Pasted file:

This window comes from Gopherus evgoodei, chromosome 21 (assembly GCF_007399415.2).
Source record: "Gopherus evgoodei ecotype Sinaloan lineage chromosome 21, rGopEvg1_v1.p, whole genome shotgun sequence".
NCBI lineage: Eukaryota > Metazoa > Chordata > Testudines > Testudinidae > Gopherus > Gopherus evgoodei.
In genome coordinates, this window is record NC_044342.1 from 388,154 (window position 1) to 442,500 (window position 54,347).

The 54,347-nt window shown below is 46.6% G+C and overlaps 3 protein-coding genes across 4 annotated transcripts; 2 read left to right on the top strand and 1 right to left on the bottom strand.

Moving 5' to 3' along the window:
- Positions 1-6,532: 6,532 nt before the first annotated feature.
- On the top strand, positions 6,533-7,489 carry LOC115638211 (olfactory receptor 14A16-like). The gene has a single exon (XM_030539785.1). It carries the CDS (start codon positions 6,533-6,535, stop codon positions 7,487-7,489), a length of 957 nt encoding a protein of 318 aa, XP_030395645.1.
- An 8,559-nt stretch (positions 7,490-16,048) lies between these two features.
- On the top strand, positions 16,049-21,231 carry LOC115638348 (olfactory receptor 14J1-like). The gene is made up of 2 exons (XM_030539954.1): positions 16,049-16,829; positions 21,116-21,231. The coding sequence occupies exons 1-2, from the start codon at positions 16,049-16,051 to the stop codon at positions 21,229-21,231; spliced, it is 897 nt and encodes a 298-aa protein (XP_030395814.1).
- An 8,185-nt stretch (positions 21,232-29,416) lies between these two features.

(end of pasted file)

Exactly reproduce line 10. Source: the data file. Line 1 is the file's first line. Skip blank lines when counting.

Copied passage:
- On the top strand, positions 16,049-21,231 carry LOC115638348 (olfactory receptor 14J1-like). The gene is made up of 2 exons (XM_030539954.1): positions 16,049-16,829; positions 21,116-21,231. The coding sequence occupies exons 1-2, from the start codon at positions 16,049-16,051 to the stop codon at positions 21,229-21,231; spliced, it is 897 nt and encodes a 298-aa protein (XP_030395814.1).